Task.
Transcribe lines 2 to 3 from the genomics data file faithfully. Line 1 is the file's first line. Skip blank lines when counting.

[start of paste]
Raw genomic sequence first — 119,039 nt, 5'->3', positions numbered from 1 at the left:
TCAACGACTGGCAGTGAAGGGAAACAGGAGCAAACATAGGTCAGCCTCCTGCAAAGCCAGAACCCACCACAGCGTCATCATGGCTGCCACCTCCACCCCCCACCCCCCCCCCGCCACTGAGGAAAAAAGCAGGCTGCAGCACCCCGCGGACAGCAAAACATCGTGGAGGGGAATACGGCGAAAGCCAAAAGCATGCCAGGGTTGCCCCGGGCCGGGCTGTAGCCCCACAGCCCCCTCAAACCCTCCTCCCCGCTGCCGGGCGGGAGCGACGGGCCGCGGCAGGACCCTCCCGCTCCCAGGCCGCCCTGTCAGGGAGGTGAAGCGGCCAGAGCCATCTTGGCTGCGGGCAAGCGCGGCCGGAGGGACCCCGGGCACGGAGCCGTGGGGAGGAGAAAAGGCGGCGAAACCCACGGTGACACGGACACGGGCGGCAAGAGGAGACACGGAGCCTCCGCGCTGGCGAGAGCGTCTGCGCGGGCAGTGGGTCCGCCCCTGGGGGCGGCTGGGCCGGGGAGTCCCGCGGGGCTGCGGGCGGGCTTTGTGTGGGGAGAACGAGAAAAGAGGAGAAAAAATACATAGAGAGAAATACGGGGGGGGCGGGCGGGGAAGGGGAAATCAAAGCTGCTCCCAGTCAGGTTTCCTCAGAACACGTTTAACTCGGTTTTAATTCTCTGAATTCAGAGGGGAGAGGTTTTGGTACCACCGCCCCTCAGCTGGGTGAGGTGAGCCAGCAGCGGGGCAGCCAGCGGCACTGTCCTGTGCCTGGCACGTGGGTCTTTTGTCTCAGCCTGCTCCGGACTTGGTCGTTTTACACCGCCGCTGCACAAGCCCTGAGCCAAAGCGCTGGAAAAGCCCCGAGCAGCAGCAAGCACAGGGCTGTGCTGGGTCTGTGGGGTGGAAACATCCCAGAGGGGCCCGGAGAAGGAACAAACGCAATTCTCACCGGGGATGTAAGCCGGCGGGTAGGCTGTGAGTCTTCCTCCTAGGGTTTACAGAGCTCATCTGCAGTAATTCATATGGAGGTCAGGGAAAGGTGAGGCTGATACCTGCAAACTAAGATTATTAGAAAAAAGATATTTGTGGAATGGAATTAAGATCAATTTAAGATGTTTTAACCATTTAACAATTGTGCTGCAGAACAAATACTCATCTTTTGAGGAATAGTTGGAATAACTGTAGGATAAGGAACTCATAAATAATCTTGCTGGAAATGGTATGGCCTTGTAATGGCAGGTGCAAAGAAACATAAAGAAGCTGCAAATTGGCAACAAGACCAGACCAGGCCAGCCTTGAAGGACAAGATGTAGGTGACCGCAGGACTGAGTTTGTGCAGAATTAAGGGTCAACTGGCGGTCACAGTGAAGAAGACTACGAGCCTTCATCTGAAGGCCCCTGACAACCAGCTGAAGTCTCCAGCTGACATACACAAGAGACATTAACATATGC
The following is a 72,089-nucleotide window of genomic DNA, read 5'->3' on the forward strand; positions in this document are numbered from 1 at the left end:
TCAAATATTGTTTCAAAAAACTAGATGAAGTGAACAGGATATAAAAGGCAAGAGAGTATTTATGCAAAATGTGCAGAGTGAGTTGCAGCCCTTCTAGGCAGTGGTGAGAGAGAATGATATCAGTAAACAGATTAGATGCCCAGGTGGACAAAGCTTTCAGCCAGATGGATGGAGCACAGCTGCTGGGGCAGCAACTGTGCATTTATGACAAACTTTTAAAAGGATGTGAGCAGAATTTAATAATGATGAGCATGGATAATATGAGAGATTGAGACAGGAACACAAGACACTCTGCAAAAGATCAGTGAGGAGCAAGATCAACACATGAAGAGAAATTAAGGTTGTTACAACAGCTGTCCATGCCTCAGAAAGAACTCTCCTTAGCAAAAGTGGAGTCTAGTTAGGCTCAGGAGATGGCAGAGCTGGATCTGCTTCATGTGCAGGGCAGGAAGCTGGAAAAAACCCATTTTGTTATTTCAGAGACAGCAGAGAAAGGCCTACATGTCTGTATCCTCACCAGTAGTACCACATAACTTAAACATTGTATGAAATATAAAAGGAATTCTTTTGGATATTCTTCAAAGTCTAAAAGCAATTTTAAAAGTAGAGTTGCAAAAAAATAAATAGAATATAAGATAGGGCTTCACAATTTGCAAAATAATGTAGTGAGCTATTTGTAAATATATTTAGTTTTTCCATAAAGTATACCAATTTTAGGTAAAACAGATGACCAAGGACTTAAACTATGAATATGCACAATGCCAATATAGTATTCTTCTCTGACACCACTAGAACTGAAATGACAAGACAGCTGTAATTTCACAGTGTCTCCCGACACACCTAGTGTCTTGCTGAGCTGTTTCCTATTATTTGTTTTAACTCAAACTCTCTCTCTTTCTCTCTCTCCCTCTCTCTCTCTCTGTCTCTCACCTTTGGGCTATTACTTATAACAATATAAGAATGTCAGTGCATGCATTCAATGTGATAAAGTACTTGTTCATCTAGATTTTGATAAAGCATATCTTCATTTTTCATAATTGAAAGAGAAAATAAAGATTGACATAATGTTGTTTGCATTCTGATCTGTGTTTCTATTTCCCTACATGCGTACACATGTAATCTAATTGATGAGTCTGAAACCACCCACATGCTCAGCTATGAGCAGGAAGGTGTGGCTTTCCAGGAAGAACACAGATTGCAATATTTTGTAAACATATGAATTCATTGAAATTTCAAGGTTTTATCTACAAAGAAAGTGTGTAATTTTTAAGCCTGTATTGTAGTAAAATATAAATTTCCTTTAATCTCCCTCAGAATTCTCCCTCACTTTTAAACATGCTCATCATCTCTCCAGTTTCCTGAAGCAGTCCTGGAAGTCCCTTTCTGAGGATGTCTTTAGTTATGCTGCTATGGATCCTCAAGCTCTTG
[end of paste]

TCAACGACTGGCAGTGAAGGGAAACAGGAGCAAACATAGGTCAGCCTCCTGCAAAGCCAGAACCCACCACAGCGTCATCATGGCTGCCACCTCCACCCCCCACCCCCCCCCCGCCACTGAGGAAAAAAGCAGGCTGCAGCACCCCGCGGACAGCAAAACATCGTGGAGGGGAATACGGCGAAAGCCAAAAGCATGCCAGGGTTGCCCCGGGCCGGGCTGTAGCCCCACAGCCCCCTCAAACCCTCCTCCCCGCTGCCGGGCGGGAGCGACGGGCCGCGGCAGGACCCTCCCGCTCCCAGGCCGCCCTGTCAGGGAGGTGAAGCGGCCAGAGCCATCTTGGCTGCGGGCAAGCGCGGCCGGAGGGACCCCGGGCACGGAGCCGTGGGGAGGAGAAAAGGCGGCGAAACCCACGGTGACACGGACACGGGCGGCAAGAGGAGACACGGAGCCTCCGCGCTGGCGAGAGCGTCTGCGCGGGCAGTGGGTCCGCCCCTGGGGGCGGCTGGGCCGGGGAGTCCCGCGGGGCTGCGGGCGGGCTTTGTGTGGGGAGAACGAGAAAAGAGGAGAAAAAATACATAGAGAGAAATACGGGGGGGGCGGGCGGGGAAGGGGAAATCAAAGCTGCTCCCAGTCAGGTTTCCTCAGAACACGTTTAACTCGGTTTTAATTCTCTGAATTCAGAGGGGAGAGGTTTTGGTACCACCGCCCCTCAGCTGGGTGAGGTGAGCCAGCAGCGGGGCAGCCAGCGGCACTGTCCTGTGCCTGGCACGTGGGTCTTTTGTCTCAGCCTGCTCCGGACTTGGTCGTTTTACACCGCCGCTGCACAAGCCCTGAGCCAAAGCGCTGGAAAAGCCCCGAGCAGCAGCAAGCACAGGGCTGTGCTGGGTCTGTGGGGTGGAAACATCCCAGAGGGGCCCGGAGAAGGAACAAACGCAATTCTCACCGGGGATGTAAGCCGGCGGGTAGGCTGTGAGTCTTCCTCCTAGGGTTTACAGAGCTCATCTGCAGTAATTCATATGGAGGTCAGGGAAAGGTGAGGCTGATACCTGCAAACTAAGATTATTAGAAAAAAGATATTTGTGGAATGGAATTAAGATCAATTTAAGATGTTTTAACCATTTAACAATTGTGCTGCAGAACAAATACTCATCTTTTGAGGAATAGTTGGAATAACTGTAGGATAAGGAACTCATAAATAATCTTGCTGGAAATGGTATGGCCTTGTAATGGCAGGTGCAAAGAAACATAAAGAAGCTGCAAATTGGCAACAAGACCAGACCAGGCCAGCCTTGAAGGACAAGATGTAGGTGACCGCAGGACTGAGTTTGTGCAGAATTAAGGGTCAACTGGCGGTCACAGTGAAGAAGACTACGAGCCTTCATCTGAAGGCCCCTGACAACCAGCTGAAGTCTCCAGCTGACATACACAAGAGACATTAACATATGC
The following is a 72,089-nucleotide window of genomic DNA, read 5'->3' on the forward strand; positions in this document are numbered from 1 at the left end: